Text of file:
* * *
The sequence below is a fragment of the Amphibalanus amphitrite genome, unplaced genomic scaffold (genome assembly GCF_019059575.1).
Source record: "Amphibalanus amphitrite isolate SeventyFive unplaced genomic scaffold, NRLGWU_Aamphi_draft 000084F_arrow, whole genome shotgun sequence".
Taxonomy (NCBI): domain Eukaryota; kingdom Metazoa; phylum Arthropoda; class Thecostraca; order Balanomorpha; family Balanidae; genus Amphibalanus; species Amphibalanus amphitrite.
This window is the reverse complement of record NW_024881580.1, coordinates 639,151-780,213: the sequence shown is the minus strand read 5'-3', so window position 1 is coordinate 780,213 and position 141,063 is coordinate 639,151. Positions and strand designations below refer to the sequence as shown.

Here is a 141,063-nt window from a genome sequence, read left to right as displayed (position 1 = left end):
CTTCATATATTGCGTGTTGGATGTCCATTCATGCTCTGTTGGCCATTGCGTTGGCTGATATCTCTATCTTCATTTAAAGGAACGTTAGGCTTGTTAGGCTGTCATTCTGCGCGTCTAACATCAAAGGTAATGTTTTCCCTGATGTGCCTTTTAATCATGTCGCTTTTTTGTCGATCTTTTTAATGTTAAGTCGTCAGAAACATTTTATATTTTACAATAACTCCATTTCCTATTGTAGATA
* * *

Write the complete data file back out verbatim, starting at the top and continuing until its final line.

The sequence below is a fragment of the Amphibalanus amphitrite genome, unplaced genomic scaffold (genome assembly GCF_019059575.1).
Source record: "Amphibalanus amphitrite isolate SeventyFive unplaced genomic scaffold, NRLGWU_Aamphi_draft 000084F_arrow, whole genome shotgun sequence".
Taxonomy (NCBI): domain Eukaryota; kingdom Metazoa; phylum Arthropoda; class Thecostraca; order Balanomorpha; family Balanidae; genus Amphibalanus; species Amphibalanus amphitrite.
This window is the reverse complement of record NW_024881580.1, coordinates 639,151-780,213: the sequence shown is the minus strand read 5'-3', so window position 1 is coordinate 780,213 and position 141,063 is coordinate 639,151. Positions and strand designations below refer to the sequence as shown.

Here is a 141,063-nt window from a genome sequence, read left to right as displayed (position 1 = left end):
CTTCATATATTGCGTGTTGGATGTCCATTCATGCTCTGTTGGCCATTGCGTTGGCTGATATCTCTATCTTCATTTAAAGGAACGTTAGGCTTGTTAGGCTGTCATTCTGCGCGTCTAACATCAAAGGTAATGTTTTCCCTGATGTGCCTTTTAATCATGTCGCTTTTTTGTCGATCTTTTTAATGTTAAGTCGTCAGAAACATTTTATATTTTACAATAACTCCATTTCCTATTGTAGATA